Tunnel buses made obsolete by Northgate Link:

        41 — 13 buses
        74 — 5 buses

        Tunnel bus made obsolete by East Link:

        550 — 10 buses

        Tunnel buses that could terminate at the UW:

        255 — 9 buses

        Other buses:

        101 — 4 buses
        102 — 1 bus
        150 — 4 buses

        The 102 runs more often between 7:00 and 8:00. However,the 150 and 102 run less often then. In general, while these numbers aren’t perfect and could be considered off by one or two, this is a pretty good summary of the situation.

        When Northgate Link is complete, the trains will also run more often (I believe 4 minutes is the plan for rush hour). Kicking buses out when Northgate Link is done makes sense given the increase in frequency as well as the number of obsolete buses no longer using the tunnel. That does mean that the 550 will limp along for a while.

        What isn’t clear to me is if what state the SR 520 project will be in. Like the folks in Bellevue, people on the 255 may have a tough slog for a while (either trying to get to the UW or downtown). According to the WSDOT web page ( there isn’t a detailed plan yet for Montlake, but it shouldn’t be completed until roughly when East Link is done (a couple years after Northgate Link).

      2. It never was “until Northgate Link” opened. For at least 5 years now the busses have been planned to get kicked out of the tunnel in 2019 once the construction work for turnback track at IDS as part of the East Link work begins (source: The previous convention center addition construction schedule would have had them kicked out of the tunnel about one year earlier, but now it looks increasingly like that the two events will roughly coincide with each other.

      3. East Link construction starts in the DSTT in 2019; I believe that is the current schedule driver.

      4. OK, I stand corrected. It isn’t being driven by Northgate Link being open. But it still sounds like it is being driven by Northgate Link. To quote ST, from the article:

        We’re looking at 2019 because it allows us to have it done in time for the final Northgate systems work and testing before opening, but the date is still somewhat flexible. This is a final design contract, not construction. The main point is that the work needs to be done before Northgate opens in order to have the least impact on the riding public.

        So it basically can happen any time before Northgate Link opens. Based on the article, closures involve about 11 weeks, or about three months. Add another three months for “system testing” (to be generous) and you are still talking about 6 months, not more than 2 years.

    2. There’s also the construction of a non-revenue turn track at Intl Dist for East Link that will somehow preclude buses in the tunnel; Before the Convention Center timeline accelerated, that was the reason buses had to leave the tunnel, and I think that was in also in 2019. So the Convention Center delay may have already happened, from 2018 to 2019. Or ST may just be spinning the Convention Center reason because it sounds better than the other one.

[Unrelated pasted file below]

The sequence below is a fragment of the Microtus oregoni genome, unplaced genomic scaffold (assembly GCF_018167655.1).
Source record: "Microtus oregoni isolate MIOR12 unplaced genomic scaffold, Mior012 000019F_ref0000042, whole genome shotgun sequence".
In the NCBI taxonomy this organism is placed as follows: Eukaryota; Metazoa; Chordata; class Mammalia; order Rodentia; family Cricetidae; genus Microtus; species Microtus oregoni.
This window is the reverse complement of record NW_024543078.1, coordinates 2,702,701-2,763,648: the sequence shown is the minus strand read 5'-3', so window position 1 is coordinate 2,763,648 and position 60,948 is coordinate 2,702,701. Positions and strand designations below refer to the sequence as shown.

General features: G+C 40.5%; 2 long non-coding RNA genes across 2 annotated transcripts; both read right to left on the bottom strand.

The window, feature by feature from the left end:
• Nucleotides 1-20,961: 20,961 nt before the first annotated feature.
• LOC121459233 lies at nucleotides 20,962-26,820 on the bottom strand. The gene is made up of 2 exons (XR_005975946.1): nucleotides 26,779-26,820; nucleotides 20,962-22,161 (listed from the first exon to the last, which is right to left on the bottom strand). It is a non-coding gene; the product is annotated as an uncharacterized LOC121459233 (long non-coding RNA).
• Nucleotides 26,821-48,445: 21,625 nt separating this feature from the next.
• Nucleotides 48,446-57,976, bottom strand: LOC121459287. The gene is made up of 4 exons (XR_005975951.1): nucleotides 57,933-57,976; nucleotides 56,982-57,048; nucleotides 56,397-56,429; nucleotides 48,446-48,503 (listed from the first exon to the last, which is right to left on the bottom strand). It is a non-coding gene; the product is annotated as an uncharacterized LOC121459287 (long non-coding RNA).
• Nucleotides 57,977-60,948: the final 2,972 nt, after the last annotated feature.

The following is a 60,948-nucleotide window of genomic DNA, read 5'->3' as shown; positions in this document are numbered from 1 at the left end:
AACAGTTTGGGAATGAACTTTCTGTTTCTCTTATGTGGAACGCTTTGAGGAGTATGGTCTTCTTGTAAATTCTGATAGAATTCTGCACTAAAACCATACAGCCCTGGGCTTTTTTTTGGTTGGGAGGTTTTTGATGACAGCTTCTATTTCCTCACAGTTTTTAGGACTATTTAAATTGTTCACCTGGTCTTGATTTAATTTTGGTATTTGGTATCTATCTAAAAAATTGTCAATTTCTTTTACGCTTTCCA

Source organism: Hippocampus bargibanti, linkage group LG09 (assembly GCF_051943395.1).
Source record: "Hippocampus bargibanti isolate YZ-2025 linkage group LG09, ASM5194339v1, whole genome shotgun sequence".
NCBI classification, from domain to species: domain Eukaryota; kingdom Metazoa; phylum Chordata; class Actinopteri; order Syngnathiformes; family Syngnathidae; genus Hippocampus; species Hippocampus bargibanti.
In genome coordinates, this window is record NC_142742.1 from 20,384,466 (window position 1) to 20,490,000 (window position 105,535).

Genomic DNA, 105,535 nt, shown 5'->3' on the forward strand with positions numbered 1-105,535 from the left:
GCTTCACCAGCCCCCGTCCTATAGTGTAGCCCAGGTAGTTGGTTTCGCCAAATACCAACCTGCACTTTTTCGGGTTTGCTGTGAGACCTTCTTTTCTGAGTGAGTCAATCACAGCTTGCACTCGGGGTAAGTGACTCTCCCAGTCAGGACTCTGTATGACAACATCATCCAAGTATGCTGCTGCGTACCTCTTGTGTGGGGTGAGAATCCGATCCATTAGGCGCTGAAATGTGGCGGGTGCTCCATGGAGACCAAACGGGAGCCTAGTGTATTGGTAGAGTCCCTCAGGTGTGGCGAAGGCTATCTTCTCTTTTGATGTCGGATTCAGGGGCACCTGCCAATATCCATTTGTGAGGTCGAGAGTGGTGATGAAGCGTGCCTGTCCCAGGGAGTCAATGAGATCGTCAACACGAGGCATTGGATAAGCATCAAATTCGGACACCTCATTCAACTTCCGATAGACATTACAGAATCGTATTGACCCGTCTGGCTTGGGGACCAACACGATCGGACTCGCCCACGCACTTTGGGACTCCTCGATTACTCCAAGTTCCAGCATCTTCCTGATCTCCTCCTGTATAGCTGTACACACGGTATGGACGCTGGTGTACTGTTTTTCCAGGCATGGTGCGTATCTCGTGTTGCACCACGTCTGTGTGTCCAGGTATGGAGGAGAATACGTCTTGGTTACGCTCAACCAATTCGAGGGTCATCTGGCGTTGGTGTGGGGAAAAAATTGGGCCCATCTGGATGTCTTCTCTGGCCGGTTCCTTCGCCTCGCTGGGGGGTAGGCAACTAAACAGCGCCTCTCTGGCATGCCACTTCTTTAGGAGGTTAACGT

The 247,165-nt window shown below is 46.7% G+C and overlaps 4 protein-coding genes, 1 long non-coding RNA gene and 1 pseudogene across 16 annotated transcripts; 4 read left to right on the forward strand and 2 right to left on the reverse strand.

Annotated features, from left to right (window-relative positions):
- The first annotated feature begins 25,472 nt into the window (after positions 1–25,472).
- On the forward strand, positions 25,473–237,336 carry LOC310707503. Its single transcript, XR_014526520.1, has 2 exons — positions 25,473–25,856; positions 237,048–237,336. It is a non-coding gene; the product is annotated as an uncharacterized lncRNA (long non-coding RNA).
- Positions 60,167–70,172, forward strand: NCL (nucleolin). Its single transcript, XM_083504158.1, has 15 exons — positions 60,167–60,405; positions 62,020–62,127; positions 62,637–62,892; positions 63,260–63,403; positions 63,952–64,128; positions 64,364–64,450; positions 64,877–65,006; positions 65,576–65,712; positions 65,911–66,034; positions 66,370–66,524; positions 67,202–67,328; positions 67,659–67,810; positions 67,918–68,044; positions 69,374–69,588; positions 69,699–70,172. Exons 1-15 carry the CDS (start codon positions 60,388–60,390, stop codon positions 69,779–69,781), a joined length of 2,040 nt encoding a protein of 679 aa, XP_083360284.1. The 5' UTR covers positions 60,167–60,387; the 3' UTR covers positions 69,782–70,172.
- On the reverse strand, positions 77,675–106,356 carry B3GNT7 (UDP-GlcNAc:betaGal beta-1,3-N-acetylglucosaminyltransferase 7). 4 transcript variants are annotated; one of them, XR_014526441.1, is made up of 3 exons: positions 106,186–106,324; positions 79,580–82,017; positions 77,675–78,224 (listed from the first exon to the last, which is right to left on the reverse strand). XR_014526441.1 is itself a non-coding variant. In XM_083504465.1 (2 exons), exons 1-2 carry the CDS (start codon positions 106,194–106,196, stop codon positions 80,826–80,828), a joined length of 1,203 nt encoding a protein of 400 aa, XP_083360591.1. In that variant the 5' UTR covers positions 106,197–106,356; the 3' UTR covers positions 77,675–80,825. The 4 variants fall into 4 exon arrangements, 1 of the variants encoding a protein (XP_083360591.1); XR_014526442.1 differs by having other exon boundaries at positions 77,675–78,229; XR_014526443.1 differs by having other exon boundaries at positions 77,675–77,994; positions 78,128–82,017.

1. If the Seattle City Council has any authority over it, you and as many fellow ORCA users get with City Councilman Rob Johnson. Who used to be head of the Transportation Choices Coalition and is now onthe Sound Transit Board.

      Excellent idea now that LINK is really starting to carry some people. Transfer to Seattle Center, Queen Anne buses, and also future arena. However, will need higher capacity- and quality- elevator from Westlake mezzanine.

      Mark Dublin

      Mark Dublin

  2. The AWV Replacement tunnel opens in just six to eight months according to the latest schedule! Major ramps will close and traffic patterns will change.

    Is there any project that needs to happen before the Downtown ramps close? If not, wouldn’t it be prudent to wait just a little longer to see the magnitude of new traffic bottlenecks that may emerge?

  3. Why, starting beginning of operations tomorrow, don’t we get DSTT operations into the condition they should have been in 28 years ago this coming September 15th. And let Jenny handle the City. She’s already locked up a lot less contemptible people in a private prison for contempt of her temper.

    Because the better shape we’re in ’til the City is ready to build, the better shape we’ll be in to handle the fifteen minutes after, and the following geologic age. With a well-trained force of capable young people ready to take over when the last of us has ridden off in a standing load to the great self-inflicted service-delay in the Sky.

    Mark Dublin

  4. And also, better chance that if the the present crush loads on the 41 and the 550 stay in motion ’til their trains arrive, the more likely they’ll be attending the opening ceremonies of North and East LINK. Rather than the resulting Lynnwood and Bellevue Car-Tab Parties.